Past Master James Moodie (left )and current Right Worshipful Master William Durrand unveil the banner in preparation for St Peter’s Operative Lodge’s 200th anniversary celebration. Picture: Willie Mackay
Thurso Freemasons are celebrating a major milestone as their lodge reaches it 200th anniversary.
It was on February 7, 1820, that St Peter’s Operative Lodge No 284 Thurso was granted its charter, and Caithness civic leader Willie Mackay hosted a civic reception in Thurso Library to mark the occasion.
The lodge was founded by Alexander Carnaby and associates, and since then 2536 men have been members.
Over the years the lodge has been a mainstay of the town but it had a rocky start, not least because an existing lodge in Thurso refused to support it.
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The original charter received on February 7, 1820, which is on display in the lodge. Picture: Willie Mackay
In the 1800s there were two lodges in Caithness – St John’s Lodge No 141 in Thurso and Lodge St Fergus No 252 in Wick. St John’s was the preserve of lairds, landowners, lawyers and merchants, and although artisans were admitted they had little say in the manner in which the business of the lodge was conducted.
It was thought that a new lodge was mooted with the possible failure of a trades benevolent group. When the artisans were unable to persuade St John’s Lodge to fill the gap, they decided to form a breakaway association, to be called St Peter’s Lodge.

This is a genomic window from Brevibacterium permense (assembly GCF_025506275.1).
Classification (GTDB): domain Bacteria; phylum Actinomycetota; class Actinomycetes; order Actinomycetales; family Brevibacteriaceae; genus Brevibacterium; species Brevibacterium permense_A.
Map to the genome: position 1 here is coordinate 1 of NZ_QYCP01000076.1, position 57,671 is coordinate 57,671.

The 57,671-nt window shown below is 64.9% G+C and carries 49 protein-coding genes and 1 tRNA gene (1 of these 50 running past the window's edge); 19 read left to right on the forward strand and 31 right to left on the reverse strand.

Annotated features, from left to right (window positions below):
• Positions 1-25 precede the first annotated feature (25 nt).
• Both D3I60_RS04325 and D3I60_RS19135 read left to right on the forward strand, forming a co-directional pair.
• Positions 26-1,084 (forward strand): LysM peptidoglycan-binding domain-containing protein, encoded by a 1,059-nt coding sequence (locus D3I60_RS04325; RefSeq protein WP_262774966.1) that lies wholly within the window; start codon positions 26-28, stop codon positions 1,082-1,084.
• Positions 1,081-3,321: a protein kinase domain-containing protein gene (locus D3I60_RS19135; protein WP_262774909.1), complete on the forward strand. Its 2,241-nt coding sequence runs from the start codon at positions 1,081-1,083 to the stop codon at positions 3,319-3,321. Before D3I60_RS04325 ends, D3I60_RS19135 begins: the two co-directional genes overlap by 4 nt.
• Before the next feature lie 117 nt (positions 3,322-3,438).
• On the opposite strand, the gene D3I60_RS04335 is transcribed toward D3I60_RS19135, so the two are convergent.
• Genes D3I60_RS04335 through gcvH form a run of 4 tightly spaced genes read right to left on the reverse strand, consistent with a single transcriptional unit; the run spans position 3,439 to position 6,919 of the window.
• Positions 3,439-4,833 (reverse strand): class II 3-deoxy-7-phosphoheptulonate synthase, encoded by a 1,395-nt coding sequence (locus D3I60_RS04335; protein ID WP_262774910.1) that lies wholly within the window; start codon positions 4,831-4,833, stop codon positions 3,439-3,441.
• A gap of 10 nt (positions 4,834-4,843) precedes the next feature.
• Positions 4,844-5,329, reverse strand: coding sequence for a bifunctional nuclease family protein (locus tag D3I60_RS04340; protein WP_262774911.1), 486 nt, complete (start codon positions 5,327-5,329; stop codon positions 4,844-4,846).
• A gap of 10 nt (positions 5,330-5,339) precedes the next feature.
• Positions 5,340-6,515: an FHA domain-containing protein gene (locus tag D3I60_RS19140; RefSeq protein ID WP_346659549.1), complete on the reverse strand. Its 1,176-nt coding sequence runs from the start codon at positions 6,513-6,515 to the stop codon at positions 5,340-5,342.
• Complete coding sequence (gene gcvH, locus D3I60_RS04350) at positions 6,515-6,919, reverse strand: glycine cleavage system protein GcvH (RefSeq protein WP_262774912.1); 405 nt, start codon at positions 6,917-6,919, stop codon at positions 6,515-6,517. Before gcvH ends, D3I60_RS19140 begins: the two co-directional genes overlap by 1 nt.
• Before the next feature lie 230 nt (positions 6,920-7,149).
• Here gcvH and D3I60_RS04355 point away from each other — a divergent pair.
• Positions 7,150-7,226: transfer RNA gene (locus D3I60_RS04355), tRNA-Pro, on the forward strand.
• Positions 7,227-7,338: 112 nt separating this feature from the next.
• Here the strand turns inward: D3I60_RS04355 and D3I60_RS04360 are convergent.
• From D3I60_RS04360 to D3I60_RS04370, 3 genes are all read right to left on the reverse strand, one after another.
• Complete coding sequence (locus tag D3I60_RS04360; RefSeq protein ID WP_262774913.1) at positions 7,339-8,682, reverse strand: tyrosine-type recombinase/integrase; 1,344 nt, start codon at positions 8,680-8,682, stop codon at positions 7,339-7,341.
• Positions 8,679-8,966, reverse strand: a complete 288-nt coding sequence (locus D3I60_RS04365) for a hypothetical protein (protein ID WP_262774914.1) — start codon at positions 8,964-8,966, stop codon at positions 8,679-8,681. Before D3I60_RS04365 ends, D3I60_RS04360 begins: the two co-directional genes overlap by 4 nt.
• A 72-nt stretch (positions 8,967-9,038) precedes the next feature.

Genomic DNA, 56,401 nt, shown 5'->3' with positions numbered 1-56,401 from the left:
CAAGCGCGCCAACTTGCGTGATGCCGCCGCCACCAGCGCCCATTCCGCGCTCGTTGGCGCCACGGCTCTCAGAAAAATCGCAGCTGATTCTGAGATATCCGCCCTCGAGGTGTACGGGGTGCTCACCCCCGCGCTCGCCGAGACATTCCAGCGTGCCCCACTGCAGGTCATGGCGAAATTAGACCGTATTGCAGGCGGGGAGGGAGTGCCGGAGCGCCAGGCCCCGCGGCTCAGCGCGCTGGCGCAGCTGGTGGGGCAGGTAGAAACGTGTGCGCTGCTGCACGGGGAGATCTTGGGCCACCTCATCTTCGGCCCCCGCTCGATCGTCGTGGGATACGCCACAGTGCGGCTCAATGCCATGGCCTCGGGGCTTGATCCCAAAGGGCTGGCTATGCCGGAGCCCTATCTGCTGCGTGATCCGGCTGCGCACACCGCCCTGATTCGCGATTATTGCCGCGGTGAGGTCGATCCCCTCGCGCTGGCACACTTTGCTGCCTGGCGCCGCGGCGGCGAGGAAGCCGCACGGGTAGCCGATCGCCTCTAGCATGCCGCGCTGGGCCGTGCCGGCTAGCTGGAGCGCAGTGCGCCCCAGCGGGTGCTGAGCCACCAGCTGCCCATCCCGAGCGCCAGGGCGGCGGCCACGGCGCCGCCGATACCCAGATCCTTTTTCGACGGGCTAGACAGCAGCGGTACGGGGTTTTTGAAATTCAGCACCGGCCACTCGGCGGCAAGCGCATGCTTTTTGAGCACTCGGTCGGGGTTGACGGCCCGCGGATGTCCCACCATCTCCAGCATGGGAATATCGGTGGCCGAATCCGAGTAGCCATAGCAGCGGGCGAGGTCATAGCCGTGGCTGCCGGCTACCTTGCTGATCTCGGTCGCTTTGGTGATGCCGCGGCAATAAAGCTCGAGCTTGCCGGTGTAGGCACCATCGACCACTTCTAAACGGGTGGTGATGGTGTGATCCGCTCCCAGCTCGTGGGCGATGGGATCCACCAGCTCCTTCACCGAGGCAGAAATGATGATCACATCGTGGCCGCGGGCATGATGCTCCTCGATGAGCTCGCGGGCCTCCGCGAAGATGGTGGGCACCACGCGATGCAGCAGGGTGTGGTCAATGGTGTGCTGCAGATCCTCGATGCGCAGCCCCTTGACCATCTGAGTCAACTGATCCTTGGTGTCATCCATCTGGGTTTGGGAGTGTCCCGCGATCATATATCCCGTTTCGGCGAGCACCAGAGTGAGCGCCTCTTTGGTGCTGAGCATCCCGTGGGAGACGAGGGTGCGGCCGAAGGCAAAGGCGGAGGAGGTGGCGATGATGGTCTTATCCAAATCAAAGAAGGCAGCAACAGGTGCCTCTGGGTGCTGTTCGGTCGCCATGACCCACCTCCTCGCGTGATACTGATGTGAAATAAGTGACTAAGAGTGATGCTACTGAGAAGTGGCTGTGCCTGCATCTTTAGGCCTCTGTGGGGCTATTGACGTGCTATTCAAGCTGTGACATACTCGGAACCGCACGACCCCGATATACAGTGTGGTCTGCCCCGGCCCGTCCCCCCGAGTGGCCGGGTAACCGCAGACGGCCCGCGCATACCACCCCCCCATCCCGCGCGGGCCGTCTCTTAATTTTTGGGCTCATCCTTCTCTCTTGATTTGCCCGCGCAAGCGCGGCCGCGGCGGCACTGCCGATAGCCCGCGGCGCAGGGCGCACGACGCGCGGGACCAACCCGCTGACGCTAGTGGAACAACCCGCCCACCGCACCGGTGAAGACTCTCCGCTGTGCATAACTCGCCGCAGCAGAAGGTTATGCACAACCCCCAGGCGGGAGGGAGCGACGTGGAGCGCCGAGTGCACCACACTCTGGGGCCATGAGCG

Petitions for support were made to both Thurso and Wick lodges. St John’s Lodge refused, but support was received from St Fergus and the application was forwarded to the Grand Lodge. Unfortunately two lodges were required to support the petition and an approach was made to Lodge St Duthus in Tain through a member residing in Thurso, Robert McKid, former sheriff-substitute in Sutherland. With this support the application was successful.
Since then there have been 84 Right Worshipful Masters, a position held since 2018 by William Durrand who presides over 60 members.
On display in St Peter’s Operative Lodge is the regalia worn by Donald Swanson, who was born at Geise Distillery in August 1848 and moved to Thurso in 1850. A member of the lodge, he became an officer in the Metropolitan Police in London and was at one point in charge of the Jack the Ripper investigation. A memorial to him was placed outside Thurso Police Station in August 2014. Picture: Willie Mackay
To celebrate the lodge’s centenary 100 years ago, a week-long celebration was held which included church services, a grand reception, a ball, a supper and a cinema exhibition for children. The 200th anniversary will be marked with a day of celebrations in the town on June 6 with a rededication dinner dance in the Weigh Inn hotel.
Nowadays St Peter’s Operative Lodge offer up its Masonic Hall to local clubs and associations for public use and members continue to raise money for local charities which have benefited by £1000 in recent months.